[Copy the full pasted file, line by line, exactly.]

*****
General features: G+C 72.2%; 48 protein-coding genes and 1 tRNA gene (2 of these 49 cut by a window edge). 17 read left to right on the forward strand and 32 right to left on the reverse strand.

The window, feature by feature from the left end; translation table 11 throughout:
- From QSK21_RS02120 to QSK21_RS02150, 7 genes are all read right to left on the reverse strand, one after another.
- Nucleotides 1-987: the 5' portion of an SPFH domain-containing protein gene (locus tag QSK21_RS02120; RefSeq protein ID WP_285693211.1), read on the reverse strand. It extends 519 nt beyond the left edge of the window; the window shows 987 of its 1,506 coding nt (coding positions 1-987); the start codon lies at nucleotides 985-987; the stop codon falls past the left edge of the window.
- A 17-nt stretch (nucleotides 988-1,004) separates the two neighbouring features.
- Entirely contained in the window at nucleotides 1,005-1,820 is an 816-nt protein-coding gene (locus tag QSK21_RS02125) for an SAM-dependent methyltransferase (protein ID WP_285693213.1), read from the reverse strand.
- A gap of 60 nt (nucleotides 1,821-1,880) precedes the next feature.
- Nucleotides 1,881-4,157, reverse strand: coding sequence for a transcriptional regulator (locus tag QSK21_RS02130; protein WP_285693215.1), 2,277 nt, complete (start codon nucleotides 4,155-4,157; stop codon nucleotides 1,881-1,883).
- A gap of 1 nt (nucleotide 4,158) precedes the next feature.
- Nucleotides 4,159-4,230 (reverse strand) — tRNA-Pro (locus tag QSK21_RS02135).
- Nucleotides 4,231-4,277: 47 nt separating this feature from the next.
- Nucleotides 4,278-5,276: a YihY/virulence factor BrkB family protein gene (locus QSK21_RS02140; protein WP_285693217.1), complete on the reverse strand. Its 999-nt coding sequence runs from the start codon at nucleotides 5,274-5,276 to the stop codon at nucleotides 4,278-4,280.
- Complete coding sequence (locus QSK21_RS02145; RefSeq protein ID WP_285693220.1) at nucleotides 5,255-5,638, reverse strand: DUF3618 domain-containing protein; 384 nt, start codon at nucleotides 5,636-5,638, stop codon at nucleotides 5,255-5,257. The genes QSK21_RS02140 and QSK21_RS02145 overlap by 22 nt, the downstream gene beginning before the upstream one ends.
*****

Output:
General features: G+C 72.2%; 48 protein-coding genes and 1 tRNA gene (2 of these 49 cut by a window edge). 17 read left to right on the forward strand and 32 right to left on the reverse strand.

The window, feature by feature from the left end; translation table 11 throughout:
- From QSK21_RS02120 to QSK21_RS02150, 7 genes are all read right to left on the reverse strand, one after another.
- Nucleotides 1-987: the 5' portion of an SPFH domain-containing protein gene (locus tag QSK21_RS02120; RefSeq protein ID WP_285693211.1), read on the reverse strand. It extends 519 nt beyond the left edge of the window; the window shows 987 of its 1,506 coding nt (coding positions 1-987); the start codon lies at nucleotides 985-987; the stop codon falls past the left edge of the window.
- A 17-nt stretch (nucleotides 988-1,004) separates the two neighbouring features.
- Entirely contained in the window at nucleotides 1,005-1,820 is an 816-nt protein-coding gene (locus tag QSK21_RS02125) for an SAM-dependent methyltransferase (protein ID WP_285693213.1), read from the reverse strand.
- A gap of 60 nt (nucleotides 1,821-1,880) precedes the next feature.
- Nucleotides 1,881-4,157, reverse strand: coding sequence for a transcriptional regulator (locus tag QSK21_RS02130; protein WP_285693215.1), 2,277 nt, complete (start codon nucleotides 4,155-4,157; stop codon nucleotides 1,881-1,883).
- A gap of 1 nt (nucleotide 4,158) precedes the next feature.
- Nucleotides 4,159-4,230 (reverse strand) — tRNA-Pro (locus tag QSK21_RS02135).
- Nucleotides 4,231-4,277: 47 nt separating this feature from the next.
- Nucleotides 4,278-5,276: a YihY/virulence factor BrkB family protein gene (locus QSK21_RS02140; protein WP_285693217.1), complete on the reverse strand. Its 999-nt coding sequence runs from the start codon at nucleotides 5,274-5,276 to the stop codon at nucleotides 4,278-4,280.
- Complete coding sequence (locus QSK21_RS02145; RefSeq protein ID WP_285693220.1) at nucleotides 5,255-5,638, reverse strand: DUF3618 domain-containing protein; 384 nt, start codon at nucleotides 5,636-5,638, stop codon at nucleotides 5,255-5,257. The genes QSK21_RS02140 and QSK21_RS02145 overlap by 22 nt, the downstream gene beginning before the upstream one ends.